This High-Yield Renewable Energy Stock Has Powered Up the Dividend Growth Engine
Renewable Energy

This High-Yield Renewable Energy Stock Has Powered Up the Dividend Growth Engine

Brookfield Renewable Partners has been very active on the strategic front in recent months.

Matthew DiLallo

Energy, Materials, and Utilities

Brookfield Renewable Partners (NYSE:BEP) had enough embedded growth within its existing portfolio to expand its cash flow per share at a 6% to 11% annual rate through 2022. That would give the renewable-energy company enough power to increase its already 5.5%-yielding distribution at a 5% to 9% yearly pace over the timeframe.

However, that hasn’t stopped the company from adding even more power to its growth engine. That was evident in Brookfield’s second-quarter conference call, where CEO Sachin Shah ran through several strategic moves the company made in recent months. As a result, Brookfield Renewable could grow its payout at or even above the top end of its long-term target range in the coming years.

A row of wind turbines with the mountains in the background.

Image source: Getty Images.

We’ve been very active

Shah led off the call by saying, “We advanced our strategic priorities during the quarter, deploying capital in a number of transactions while maintaining a robust balance sheet and access to capital.” He then ran through the list of transactions the company either completed or announced during the quarter:

  • It closed on the acquisition of 210 MW of operating wind capacity in India.
  • The company completed the first phase of a $750 million Canadian (US$563 million) investment into Canadian utility TransAlta‘s hydroelectric portfolio in Alberta.
  • It announced a joint venture with private equity giant KKR (NYSE:KKR) to invest in solar project developer X-Eilo.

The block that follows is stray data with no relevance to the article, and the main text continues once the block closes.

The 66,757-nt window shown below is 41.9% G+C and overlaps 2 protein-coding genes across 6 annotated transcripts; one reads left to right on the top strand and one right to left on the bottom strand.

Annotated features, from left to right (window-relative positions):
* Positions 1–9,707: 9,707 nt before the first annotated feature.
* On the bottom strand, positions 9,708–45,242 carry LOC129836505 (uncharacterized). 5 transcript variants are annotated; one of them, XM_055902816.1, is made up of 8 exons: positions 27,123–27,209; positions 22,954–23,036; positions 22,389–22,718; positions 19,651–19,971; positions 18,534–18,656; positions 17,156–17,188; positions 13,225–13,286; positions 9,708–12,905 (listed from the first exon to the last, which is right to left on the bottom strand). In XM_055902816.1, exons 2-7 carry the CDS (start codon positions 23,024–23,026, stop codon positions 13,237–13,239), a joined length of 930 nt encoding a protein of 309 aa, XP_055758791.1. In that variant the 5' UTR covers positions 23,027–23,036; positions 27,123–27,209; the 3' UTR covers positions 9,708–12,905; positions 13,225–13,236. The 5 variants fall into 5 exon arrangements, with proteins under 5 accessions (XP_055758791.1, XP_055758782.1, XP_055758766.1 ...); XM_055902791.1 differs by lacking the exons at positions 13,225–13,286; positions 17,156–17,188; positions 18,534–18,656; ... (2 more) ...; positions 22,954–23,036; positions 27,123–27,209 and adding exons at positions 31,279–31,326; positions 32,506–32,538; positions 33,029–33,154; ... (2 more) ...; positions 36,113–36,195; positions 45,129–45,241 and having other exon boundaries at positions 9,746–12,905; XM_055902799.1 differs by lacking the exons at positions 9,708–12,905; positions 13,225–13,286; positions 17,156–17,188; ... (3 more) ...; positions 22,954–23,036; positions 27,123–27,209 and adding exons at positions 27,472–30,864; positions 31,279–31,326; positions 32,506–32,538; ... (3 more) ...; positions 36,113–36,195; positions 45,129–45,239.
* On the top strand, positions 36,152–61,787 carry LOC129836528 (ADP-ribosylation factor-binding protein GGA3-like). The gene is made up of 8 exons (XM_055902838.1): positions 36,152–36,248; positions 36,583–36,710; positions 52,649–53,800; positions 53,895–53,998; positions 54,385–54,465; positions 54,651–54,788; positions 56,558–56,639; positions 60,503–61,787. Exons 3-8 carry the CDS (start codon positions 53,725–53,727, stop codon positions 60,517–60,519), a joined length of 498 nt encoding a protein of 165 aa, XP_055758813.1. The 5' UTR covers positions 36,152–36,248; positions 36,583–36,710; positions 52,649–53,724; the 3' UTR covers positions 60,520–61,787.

• It unveiled a transaction through its majority-owned TerraForm Power (NASDAQ:TERP) to buy a solar portfolio in the U.S.

Meanwhile, the company raised about $275 million of liquidity by selling some of its South African assets as well as refinancing existing debt. As a result, it ended the quarter with $2.5 billion of available capital. That number will get a further boost after the company took steps to sell the rest of its South African assets as well as non-core portfolios in Thailand and Malaysia. Those deals should bring in an incremental $55 million of cash.

Solar panels under a blue sky at sunset.

Image source: Getty Images.


It’s all about the upside

Brookfield’s CEO spent some time on the call doing a deeper dive into its two most recent transactions. He started off discussing the X-Eilo joint venture with KKR and said it would “own one of the largest solar developers globally, with an experienced management team, best-in-class contracting capabilities, and a proven track record of developing assets at premium returns.” He note

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